AAN Blasts Branstner Hate-Fest; Letter Says Fear Bad for Aberdeen

As the shady “Americans First, Task Force” announces two more anti-immigrant, anti-Islam hate fests—Ron Branstner returns September 22; Usama Dakdok comes to tell us all Muslims are terrorists on October 18—the Aberdeen American News blasts Branstner’s August 11 hate show as a cheap medicine show that degrades our community:

 What happened Thursday at the Ramkota, for a crowd of nearly 200, was worse than “preaching to the choir.” It was the choir members talking among themselves, with no guidance or leadership or thoughtfulness.

That fostered the environment we saw, where a roomful of people shouted and cursed about what the people outside the room could do to our community to make it less safe, less like “home.”

…It is unfortunate that so many who say “not in my community,” or don’t want outsiders making decisions about Aberdeen, put so much stock into a salesman who splits his time between California and Minnesota. Someone who literally has no expertise or education in the field of immigration or the refugee crisis.

So sad that someone could prey upon the legitimate fears and concerns our residents have, bolster those fears, and offer no real solutions or compromise [editorial board, “Community Must Be Better than Refugee Argument,” Aberdeen American News, 2016.08.16].

AAN also publishes a letter from Greg Smith of Mina, who criticizes the paper’s so far superficial coverage of the anti-refugee rally. I reprint Smith’s letter in full, because his is the moral voice this community needs to hear:

With just a little bit of research, the American News would’ve been able to report more accurately that Ron Branstner not only was not surprised at the response he generated in Aberdeen, but that he routinely plays on people’s fears to stoke strong emotional responses.

More truthfully, Branstner thrives on dividing communities and inciting angry reactions. He offers no solutions. He allows no disagreement. He shouts down dissenters. Not surprising for someone who has no professional credentials, background or experience, other than his brand of self-taught, inflammatory rhetoric.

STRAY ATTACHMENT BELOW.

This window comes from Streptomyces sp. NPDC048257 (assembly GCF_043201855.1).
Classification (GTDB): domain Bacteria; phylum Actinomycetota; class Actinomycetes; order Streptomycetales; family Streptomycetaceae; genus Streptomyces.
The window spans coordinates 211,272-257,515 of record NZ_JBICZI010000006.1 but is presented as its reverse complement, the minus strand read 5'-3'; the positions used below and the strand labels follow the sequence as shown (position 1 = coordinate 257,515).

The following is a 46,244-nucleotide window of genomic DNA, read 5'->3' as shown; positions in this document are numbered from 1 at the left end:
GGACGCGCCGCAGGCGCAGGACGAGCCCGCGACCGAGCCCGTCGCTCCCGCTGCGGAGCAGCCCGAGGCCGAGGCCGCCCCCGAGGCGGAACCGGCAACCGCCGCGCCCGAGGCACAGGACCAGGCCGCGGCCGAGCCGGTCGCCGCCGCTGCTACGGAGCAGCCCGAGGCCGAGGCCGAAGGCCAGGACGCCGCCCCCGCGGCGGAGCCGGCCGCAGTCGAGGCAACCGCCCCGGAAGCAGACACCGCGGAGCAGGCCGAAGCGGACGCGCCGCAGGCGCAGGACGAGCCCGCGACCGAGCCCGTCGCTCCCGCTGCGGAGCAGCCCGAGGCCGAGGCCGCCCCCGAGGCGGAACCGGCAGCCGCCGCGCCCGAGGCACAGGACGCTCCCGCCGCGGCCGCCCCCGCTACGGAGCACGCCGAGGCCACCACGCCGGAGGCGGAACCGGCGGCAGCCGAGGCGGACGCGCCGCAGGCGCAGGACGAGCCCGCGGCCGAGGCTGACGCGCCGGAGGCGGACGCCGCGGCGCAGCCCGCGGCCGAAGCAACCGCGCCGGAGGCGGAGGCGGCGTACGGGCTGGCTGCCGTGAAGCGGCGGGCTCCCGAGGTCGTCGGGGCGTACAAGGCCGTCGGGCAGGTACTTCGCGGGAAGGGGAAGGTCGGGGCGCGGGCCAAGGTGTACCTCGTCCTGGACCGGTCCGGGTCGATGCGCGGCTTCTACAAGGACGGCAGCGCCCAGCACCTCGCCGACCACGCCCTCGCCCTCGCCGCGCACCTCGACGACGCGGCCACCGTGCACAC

Do not give in to hatred and fear espoused by Branstner and his friends — it will only destroy you [Greg Smith, letter to the editor, Aberdeen American News, 2016.08.17].

Branstner’s further presence in our community will only stir bad feelings and bad press that will weaken Aberdeen morally and economically. More residents neighbors like Smith need to speak up against the fear and anger Branstner and his unnamed accomplices are stirring, and the Aberdeen American News needs to do more to explain and debunk Branstner’s numerous irresponsible accusations and lies.

11 Responses to AAN Blasts Branstner Hate-Fest; Letter Says Fear Bad for Aberdeen

  1. Cory, you are to be commended for standing up and facing down the hate mongerers point for point. Brilliant presentation and amazing skill of speaking and thinking fast on your feet. A 21st Century Atticus Finch at a 21st Century Klan rally.

    From what I’ve read and seen about Brantsner and his fellow professional haters is they appear connected with the old fashioned John Birch Society, which is still alive and well and spewing mountains of junk food for lazy, dumbed down minds hungry for validation.

    Keep up the good work, Cory. The sad thing is a 200-person turnout for a Klan rally indicates the sickness runs very deeply in the Aberdeen region.

  2. I’m also SO disappointed in how those people attacked the young man in the audience who stood up to ask questions in a respectful, rational tone. This speaker with no credentials or verified sources came to bring out the worst in people, and these people played right into his game. It’s just an embarrassment for our community. There’s no room for discussion with these opponents of growth; they simply want to yell and shout. I was told in a comment section online by one of them to “keep my mouth and opinions SHUT!” The worst part of that attitude is that this person is the mother of young children. We want to teach our children acceptance and respect for others. That forum and those people that evening were terrible role models for the young people of Aberdeen.

  3. So, a follow-up to my comment a few days ago: What if those of us who recognize that the earlier event and the ones planned for the future are in a terrible format for encouraging the kind of thought and conversations needed in a democracy plan a different kind of event? One that encourages storytelling (which is the only way to change mindsets—if your mind is made up, facts and figures that contradict your own opinion just make you MORE likely to believe what you believe) and conversation.

    I realize the kind of people who would show up at this event would probably be the ones who already are keeping an open mind, but there’s some benefit to getting those people talking to one another, too. And then this better example of how democratic conversations should work will get some press also.